Gov. Tony Evers unveiled the start of a broad blueprint for the state’s plan to use its $3.2 billion infusion from the American Rescue Plan Act (ARPA) Monday — and vetoed a bill that would have given the Republican-led state Legislature the final word on how the money is spent.
Evers said Monday that $2.5 billion of the state’s allotment would be spent on economic recovery provisions. The governor’s initial outline itemized about half of that, with $600 million for business aid, $50 million for the state’s tourism industry, $200 million in infrastructure spending — much of it to expand broadband internet access — along with $500 million for statewide pandemic response.
The administration is building on its approach with the $1.9 billion from the Coronavirus Aid, Relieve and Economic Security (CARES) Act in 2020, which included $379 million in aid for small businesses and restaurants, farms and the lodging, hospitality and tourism industries. Funds also were used to provide rent relief, cover child care and after-school programming costs, and pay for personal protective equipment and sanitizing supplies as well as testing and lab supplies and aid to local communities.
The legislation that Evers vetoed, SB-183, would have required spending plans to go through the Legislature’s Joint Finance Committee, giving the panel 14 days during which any member could block the spending for an unspecified amount of time. “This would unnecessarily delay the distribution of these funds, many of which have to be distributed according to federal law and using existing formulas,” Evers stated in his veto message.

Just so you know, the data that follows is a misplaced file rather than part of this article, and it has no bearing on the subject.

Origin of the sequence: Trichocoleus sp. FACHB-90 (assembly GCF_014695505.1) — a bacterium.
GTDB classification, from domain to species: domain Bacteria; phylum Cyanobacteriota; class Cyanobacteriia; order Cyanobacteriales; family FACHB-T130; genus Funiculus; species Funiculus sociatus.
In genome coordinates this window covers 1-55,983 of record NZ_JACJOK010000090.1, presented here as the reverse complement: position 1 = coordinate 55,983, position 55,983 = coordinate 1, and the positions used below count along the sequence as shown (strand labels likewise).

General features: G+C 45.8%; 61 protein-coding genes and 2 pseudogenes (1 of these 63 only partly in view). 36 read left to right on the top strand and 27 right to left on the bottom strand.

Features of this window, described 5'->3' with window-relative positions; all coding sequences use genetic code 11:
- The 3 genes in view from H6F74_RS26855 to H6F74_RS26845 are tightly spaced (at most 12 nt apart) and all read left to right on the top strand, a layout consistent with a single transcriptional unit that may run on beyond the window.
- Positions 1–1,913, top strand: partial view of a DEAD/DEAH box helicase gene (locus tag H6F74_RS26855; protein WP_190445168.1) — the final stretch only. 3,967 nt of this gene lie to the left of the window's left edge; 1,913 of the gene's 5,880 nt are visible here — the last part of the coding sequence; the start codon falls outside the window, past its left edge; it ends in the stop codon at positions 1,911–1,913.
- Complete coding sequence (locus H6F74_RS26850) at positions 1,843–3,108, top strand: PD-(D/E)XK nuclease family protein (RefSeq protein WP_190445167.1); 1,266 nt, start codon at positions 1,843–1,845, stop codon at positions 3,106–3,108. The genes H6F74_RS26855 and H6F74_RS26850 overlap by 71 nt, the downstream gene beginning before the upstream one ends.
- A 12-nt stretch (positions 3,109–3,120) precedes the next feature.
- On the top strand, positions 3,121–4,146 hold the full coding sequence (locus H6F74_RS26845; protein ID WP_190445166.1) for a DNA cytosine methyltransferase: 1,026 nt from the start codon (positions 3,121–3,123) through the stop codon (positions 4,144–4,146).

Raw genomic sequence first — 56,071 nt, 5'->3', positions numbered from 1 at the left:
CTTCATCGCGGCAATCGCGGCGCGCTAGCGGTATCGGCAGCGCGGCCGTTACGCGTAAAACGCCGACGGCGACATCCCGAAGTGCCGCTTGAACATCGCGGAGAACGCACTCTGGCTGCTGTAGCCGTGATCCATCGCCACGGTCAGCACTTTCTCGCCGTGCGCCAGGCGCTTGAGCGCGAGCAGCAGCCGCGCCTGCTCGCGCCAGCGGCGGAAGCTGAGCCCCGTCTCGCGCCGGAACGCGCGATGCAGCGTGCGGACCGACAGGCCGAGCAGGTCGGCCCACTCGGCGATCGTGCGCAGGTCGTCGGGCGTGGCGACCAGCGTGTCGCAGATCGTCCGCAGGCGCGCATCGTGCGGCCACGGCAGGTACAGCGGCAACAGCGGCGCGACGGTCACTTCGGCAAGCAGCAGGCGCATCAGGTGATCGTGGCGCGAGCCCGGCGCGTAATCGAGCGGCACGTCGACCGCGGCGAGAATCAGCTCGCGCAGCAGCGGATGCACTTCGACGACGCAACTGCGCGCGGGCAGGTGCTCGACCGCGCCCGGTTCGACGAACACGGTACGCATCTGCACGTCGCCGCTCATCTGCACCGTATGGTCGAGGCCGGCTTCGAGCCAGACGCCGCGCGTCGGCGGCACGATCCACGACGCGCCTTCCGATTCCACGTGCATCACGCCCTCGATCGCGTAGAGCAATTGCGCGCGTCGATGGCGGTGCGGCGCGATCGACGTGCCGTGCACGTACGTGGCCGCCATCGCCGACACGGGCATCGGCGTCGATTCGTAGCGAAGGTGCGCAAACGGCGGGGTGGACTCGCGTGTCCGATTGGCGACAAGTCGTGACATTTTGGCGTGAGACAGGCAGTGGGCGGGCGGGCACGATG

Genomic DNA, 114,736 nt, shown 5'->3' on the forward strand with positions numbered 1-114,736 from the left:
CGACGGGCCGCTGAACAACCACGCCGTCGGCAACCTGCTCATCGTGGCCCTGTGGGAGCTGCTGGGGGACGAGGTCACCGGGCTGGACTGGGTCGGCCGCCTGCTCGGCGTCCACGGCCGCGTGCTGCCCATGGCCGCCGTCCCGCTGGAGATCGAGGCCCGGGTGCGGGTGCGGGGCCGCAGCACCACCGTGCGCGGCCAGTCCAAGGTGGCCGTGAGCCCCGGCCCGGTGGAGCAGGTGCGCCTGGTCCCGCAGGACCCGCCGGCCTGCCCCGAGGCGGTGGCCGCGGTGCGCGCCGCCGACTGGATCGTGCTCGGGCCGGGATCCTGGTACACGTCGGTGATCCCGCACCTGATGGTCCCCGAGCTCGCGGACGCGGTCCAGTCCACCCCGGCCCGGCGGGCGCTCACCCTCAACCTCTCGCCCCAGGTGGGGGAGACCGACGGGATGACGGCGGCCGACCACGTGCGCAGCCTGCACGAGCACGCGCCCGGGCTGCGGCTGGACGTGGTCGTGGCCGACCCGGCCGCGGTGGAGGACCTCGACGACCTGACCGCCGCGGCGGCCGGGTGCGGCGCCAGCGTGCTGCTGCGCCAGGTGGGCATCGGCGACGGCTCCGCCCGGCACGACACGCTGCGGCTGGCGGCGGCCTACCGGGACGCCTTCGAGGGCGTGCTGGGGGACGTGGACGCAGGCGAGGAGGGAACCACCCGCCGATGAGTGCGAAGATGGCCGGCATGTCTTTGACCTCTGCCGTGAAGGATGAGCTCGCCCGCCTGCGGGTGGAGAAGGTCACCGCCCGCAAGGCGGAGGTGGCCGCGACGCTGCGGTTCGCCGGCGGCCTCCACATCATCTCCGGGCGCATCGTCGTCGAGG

Republican leaders in the Legislature last week floated the possibility of going to court to force Evers to accede to the demand for their approval on the ARPA spending.
“These funds don’t belong to me or any member of the Legislature, and these funds sure shouldn’t get caught up in another political back-and-forth where Republicans in the Legislature put politics before people or take nearly 300 days to act,” Evers stated Monday, referring to Legislature’s failure to meet for the rest of the 2020 calendar year after passing just one COVID-related bill in April.
“This money belongs to Wisconsinites and so many need this support—it would be unimaginable for Republicans to prevent these funds from going out to folks who need it the most,” the governor stated.